Tuesday, September 12, 2006

Vayeilech, Devarim 29:16. Exposure to Kedusha and Exposure to Tumah

29:16. Vatiru es shikutzeihem...giluleihem...pen yeish bochem...asher levovo poneh hayom...la’avod es elohei hagoiyim hoheim. Mishulchan Govo’a brings from the Brisker Rov in the stencils: the avoda zoro is described as stinking, disgusting and revolting, like golol and vermin. Why, then, does Rashi say in passuk 17 that since you saw them, pen yeish bochom— lefichoch ani tzorich lehashbiachem? The answer is that even if the aveira is disgusting, seeing it leaves a negative roshem on the neshomo, and this roshem can result in going to serve the avoda zoro. Once there’s a “Vatir’u,” there’s a danger of “levovo poneh.” (This reminds me of Tom Lehrer’s song about pornography– "Stories of tortures Used by debauchers Lurid, licentious and vile..... Make me smile." There are things that at first sight turn the stomach with disgust, but strike a responsive chord in the primitive mind and which can engender an appetite. Like many acquired tastes--e.g., coffee and vodka--the effect co-opts the natural distaste.)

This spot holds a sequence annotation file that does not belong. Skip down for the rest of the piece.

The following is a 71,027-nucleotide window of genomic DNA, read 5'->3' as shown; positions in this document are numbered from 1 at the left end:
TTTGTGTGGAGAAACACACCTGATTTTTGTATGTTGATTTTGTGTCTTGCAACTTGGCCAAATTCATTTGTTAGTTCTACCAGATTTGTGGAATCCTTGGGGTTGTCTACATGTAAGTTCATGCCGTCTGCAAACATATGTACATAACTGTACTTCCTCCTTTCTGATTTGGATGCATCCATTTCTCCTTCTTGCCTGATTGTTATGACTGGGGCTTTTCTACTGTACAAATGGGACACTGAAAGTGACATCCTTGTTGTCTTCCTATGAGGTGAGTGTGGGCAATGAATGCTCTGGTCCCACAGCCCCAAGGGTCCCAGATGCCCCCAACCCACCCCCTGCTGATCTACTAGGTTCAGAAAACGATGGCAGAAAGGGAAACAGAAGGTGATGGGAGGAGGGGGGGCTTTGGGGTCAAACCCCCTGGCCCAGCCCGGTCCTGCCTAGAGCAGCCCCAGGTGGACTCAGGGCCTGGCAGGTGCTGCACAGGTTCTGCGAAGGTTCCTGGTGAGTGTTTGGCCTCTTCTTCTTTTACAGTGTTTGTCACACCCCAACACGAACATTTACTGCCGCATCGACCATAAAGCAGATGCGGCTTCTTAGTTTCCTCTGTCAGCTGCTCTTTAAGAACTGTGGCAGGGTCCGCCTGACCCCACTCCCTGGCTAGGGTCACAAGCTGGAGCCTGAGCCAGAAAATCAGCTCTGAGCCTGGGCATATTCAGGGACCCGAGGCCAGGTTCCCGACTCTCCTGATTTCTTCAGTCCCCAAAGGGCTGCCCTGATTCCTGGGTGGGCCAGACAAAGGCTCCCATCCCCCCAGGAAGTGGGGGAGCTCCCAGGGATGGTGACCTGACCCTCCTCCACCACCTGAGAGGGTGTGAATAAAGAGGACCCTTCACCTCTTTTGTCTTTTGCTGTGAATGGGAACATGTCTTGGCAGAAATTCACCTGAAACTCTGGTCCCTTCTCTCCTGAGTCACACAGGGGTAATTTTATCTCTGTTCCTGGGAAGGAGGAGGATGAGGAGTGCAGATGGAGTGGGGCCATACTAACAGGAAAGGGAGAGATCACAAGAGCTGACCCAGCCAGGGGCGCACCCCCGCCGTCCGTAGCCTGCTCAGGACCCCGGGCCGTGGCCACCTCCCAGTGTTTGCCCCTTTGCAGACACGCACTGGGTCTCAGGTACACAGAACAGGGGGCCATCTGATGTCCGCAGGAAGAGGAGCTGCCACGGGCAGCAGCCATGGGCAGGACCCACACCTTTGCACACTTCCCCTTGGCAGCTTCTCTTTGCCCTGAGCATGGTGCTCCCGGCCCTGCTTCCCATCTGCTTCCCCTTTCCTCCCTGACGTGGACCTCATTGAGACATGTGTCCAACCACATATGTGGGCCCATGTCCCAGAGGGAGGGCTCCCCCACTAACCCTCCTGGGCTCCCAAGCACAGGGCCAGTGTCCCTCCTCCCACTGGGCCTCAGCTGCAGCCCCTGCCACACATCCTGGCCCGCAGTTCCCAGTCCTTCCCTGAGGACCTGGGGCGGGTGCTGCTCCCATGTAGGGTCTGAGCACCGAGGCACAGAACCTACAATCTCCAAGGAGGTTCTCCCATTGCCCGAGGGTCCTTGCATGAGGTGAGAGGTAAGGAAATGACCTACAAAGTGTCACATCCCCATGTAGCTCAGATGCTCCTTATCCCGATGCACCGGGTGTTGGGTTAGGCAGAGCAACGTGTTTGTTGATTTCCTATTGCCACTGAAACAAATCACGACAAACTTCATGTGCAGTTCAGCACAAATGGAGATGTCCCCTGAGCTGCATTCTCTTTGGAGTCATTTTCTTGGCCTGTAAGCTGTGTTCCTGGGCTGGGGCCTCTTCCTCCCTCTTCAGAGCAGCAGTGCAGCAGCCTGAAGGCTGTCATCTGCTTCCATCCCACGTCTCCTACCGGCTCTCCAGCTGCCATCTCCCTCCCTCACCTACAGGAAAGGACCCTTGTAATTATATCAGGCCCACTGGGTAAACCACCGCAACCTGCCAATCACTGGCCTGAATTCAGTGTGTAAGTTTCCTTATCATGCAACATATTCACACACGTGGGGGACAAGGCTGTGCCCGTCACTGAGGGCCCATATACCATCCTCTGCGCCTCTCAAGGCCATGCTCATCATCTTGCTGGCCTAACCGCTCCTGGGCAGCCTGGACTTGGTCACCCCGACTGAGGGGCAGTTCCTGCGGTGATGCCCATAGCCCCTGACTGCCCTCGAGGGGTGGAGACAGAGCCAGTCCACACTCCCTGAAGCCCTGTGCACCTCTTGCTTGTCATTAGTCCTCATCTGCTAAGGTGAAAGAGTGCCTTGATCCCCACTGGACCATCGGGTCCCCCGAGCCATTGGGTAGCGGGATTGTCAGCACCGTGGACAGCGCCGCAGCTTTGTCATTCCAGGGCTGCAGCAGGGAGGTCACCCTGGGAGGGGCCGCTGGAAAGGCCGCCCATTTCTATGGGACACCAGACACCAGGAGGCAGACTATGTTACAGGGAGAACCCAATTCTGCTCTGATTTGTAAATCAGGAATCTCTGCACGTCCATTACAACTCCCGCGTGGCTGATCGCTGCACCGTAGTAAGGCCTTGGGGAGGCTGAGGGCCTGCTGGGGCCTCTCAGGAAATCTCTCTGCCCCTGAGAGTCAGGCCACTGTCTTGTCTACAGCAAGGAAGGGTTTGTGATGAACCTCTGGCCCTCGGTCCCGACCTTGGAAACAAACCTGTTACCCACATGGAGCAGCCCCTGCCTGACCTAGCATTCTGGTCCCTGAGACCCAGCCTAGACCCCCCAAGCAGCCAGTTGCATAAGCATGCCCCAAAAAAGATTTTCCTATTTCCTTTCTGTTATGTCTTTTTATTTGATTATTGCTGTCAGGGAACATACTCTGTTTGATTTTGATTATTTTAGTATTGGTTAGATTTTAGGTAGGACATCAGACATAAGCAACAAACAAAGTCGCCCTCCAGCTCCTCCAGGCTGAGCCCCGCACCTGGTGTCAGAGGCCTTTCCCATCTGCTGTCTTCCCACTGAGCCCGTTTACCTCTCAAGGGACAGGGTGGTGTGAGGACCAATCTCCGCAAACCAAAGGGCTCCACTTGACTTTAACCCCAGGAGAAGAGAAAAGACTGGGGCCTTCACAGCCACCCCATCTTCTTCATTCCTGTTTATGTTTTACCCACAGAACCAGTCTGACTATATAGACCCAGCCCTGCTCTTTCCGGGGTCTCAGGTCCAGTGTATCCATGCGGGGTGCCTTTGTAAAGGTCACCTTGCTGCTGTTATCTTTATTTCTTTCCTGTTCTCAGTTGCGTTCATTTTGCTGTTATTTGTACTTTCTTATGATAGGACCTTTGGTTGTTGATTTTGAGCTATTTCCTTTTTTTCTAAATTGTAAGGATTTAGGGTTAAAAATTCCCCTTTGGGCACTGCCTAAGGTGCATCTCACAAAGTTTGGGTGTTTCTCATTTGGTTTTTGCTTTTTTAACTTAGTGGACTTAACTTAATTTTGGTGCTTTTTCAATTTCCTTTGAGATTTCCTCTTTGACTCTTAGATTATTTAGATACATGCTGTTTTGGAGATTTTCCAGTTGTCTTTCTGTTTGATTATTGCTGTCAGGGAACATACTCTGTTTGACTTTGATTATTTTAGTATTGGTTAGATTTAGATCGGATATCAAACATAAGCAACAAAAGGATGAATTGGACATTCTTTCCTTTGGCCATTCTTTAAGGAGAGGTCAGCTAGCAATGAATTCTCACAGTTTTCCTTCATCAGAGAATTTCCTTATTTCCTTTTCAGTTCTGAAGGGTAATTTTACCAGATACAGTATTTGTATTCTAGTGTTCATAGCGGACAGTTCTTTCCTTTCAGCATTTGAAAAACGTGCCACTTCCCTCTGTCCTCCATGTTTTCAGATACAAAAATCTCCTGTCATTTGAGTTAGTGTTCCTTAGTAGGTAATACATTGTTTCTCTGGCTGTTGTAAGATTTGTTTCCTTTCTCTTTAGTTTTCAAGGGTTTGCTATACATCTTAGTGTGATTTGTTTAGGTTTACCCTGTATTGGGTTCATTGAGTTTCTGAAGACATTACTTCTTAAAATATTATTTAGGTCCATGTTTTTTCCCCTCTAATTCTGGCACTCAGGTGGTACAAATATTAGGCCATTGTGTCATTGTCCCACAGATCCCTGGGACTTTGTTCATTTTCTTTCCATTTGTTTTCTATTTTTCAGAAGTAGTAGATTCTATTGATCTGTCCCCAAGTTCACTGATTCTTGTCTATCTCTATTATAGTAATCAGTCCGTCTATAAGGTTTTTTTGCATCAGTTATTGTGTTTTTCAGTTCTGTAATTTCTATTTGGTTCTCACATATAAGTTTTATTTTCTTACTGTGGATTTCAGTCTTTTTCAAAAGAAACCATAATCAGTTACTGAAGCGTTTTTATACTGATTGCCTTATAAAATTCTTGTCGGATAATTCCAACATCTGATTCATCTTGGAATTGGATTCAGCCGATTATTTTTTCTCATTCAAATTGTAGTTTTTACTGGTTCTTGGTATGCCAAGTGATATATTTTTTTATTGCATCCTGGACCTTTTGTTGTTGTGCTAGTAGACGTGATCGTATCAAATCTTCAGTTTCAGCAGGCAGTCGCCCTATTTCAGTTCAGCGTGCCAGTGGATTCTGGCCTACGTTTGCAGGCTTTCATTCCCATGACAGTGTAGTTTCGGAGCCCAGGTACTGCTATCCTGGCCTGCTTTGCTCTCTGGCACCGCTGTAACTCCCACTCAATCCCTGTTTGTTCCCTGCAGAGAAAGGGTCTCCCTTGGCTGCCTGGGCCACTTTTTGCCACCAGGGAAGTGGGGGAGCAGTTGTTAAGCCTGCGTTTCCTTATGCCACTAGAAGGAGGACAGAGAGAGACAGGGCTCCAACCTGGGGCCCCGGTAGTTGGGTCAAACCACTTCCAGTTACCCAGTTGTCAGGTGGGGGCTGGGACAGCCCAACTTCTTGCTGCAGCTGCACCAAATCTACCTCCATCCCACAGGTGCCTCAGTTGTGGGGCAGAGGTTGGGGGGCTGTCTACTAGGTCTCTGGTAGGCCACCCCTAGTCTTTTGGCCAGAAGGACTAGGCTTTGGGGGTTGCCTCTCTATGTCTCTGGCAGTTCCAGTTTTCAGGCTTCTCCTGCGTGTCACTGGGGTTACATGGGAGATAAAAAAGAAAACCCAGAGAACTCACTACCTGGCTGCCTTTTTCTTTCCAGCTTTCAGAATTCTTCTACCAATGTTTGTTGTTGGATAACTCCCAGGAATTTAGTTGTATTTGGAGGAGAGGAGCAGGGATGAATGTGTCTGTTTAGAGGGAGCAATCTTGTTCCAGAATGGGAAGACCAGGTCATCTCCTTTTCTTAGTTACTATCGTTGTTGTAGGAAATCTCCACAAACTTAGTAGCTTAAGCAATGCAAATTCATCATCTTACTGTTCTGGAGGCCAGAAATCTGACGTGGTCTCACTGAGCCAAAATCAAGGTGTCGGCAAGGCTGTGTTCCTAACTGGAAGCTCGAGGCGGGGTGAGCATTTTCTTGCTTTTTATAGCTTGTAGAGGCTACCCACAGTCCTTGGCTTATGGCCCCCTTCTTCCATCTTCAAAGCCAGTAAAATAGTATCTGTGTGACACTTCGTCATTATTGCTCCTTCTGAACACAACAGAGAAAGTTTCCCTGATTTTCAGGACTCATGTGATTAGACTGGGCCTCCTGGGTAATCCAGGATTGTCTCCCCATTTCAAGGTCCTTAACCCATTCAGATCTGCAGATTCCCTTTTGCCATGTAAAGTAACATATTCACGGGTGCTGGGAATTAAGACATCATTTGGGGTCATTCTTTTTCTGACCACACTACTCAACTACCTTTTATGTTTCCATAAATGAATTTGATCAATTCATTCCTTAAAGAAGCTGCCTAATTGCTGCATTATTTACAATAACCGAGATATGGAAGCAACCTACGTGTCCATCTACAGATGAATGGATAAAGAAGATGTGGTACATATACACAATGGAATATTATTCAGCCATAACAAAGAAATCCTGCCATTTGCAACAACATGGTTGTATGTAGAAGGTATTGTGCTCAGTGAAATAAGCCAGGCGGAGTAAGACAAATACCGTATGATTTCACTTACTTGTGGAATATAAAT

This is the same idea as “kol horo’eh sottah bikilkula yazir atzmo min hayayin” in Emor, Vayikro 19:29. On the topic of indelible effect of exposure to rishus, see Breishis 27:1 about Rivkah being inured to avodoh zoroh because of her time at home, though she had left at the age of three.

The complementary idea is that exposure to kedusha is beneficial. See Vayeileich 31:10 about the mitzvah to bring infants to Hakheil.

So, people should realize that when it says “shivti b’veis Hashem,” it is referring to the need to engineer one’s environment so that he will be in the presence of kedusha and never in the presence of tumah. Many people say that a person should be able to live anywhere, that his faith should be strong enough to see anything and remain firm. This is true to the extent that if you know that you’re going to be exposed to all kinds of things, you have to develop resistance, which is probably not going to happen by simple avoidance before exposure. But the best thing is to do your best to ensure that the problem doesn’t arise in the first place, to create a environment that is suffused with kedusha and protected from tumah.

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